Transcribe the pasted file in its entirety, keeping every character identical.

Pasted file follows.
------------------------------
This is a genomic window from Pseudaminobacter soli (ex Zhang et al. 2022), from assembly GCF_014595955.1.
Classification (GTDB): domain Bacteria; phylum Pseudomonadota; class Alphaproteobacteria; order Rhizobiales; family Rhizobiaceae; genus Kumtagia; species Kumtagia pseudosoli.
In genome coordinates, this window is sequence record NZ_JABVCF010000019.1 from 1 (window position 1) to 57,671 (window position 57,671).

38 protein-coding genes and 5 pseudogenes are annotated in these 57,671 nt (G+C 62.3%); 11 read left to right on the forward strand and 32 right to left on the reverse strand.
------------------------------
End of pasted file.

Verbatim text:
This is a genomic window from Pseudaminobacter soli (ex Zhang et al. 2022), from assembly GCF_014595955.1.
Classification (GTDB): domain Bacteria; phylum Pseudomonadota; class Alphaproteobacteria; order Rhizobiales; family Rhizobiaceae; genus Kumtagia; species Kumtagia pseudosoli.
In genome coordinates, this window is sequence record NZ_JABVCF010000019.1 from 1 (window position 1) to 57,671 (window position 57,671).

38 protein-coding genes and 5 pseudogenes are annotated in these 57,671 nt (G+C 62.3%); 11 read left to right on the forward strand and 32 right to left on the reverse strand.